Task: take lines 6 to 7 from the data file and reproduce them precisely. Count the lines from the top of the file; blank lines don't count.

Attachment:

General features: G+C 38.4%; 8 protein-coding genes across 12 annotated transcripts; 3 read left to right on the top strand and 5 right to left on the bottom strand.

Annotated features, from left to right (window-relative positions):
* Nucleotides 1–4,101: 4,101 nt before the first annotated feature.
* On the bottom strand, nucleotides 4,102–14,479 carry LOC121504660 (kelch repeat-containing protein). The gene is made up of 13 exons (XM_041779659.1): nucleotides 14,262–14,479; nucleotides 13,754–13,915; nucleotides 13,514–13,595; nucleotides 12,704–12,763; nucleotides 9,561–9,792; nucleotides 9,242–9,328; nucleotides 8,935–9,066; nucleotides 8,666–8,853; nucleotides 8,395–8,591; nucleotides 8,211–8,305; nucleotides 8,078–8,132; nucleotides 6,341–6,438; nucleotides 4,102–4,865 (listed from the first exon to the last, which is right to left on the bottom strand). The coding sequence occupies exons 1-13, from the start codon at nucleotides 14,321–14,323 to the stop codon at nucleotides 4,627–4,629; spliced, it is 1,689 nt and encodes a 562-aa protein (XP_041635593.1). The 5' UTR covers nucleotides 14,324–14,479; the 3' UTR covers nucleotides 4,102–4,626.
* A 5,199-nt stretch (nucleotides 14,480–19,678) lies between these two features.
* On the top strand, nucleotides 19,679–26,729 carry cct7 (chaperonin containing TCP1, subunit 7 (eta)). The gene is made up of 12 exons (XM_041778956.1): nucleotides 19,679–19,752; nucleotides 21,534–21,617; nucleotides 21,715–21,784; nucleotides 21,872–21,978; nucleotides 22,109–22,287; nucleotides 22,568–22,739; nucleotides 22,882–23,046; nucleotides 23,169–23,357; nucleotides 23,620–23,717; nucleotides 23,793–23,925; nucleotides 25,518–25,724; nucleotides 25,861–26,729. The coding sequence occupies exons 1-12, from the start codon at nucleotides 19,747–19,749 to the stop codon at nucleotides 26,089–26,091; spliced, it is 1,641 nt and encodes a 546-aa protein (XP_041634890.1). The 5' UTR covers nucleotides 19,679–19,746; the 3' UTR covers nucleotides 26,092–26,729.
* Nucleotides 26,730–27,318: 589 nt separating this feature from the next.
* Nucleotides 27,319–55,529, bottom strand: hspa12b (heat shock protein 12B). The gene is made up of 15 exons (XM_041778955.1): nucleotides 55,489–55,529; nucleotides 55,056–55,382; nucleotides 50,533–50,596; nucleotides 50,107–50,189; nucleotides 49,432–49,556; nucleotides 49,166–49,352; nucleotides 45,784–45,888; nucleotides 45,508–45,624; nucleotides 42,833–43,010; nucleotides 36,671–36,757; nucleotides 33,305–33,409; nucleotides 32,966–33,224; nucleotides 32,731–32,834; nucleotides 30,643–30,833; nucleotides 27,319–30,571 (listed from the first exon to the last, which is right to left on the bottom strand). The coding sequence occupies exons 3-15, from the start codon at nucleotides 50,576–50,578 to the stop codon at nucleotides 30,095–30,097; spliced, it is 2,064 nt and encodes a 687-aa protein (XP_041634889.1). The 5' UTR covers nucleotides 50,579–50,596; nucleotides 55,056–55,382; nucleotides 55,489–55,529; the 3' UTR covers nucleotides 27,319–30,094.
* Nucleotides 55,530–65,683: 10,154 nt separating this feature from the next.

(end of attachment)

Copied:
* On the top strand, nucleotides 19,679–26,729 carry cct7 (chaperonin containing TCP1, subunit 7 (eta)). The gene is made up of 12 exons (XM_041778956.1): nucleotides 19,679–19,752; nucleotides 21,534–21,617; nucleotides 21,715–21,784; nucleotides 21,872–21,978; nucleotides 22,109–22,287; nucleotides 22,568–22,739; nucleotides 22,882–23,046; nucleotides 23,169–23,357; nucleotides 23,620–23,717; nucleotides 23,793–23,925; nucleotides 25,518–25,724; nucleotides 25,861–26,729. The coding sequence occupies exons 1-12, from the start codon at nucleotides 19,747–19,749 to the stop codon at nucleotides 26,089–26,091; spliced, it is 1,641 nt and encodes a 546-aa protein (XP_041634890.1). The 5' UTR covers nucleotides 19,679–19,746; the 3' UTR covers nucleotides 26,092–26,729.
* Nucleotides 26,730–27,318: 589 nt separating this feature from the next.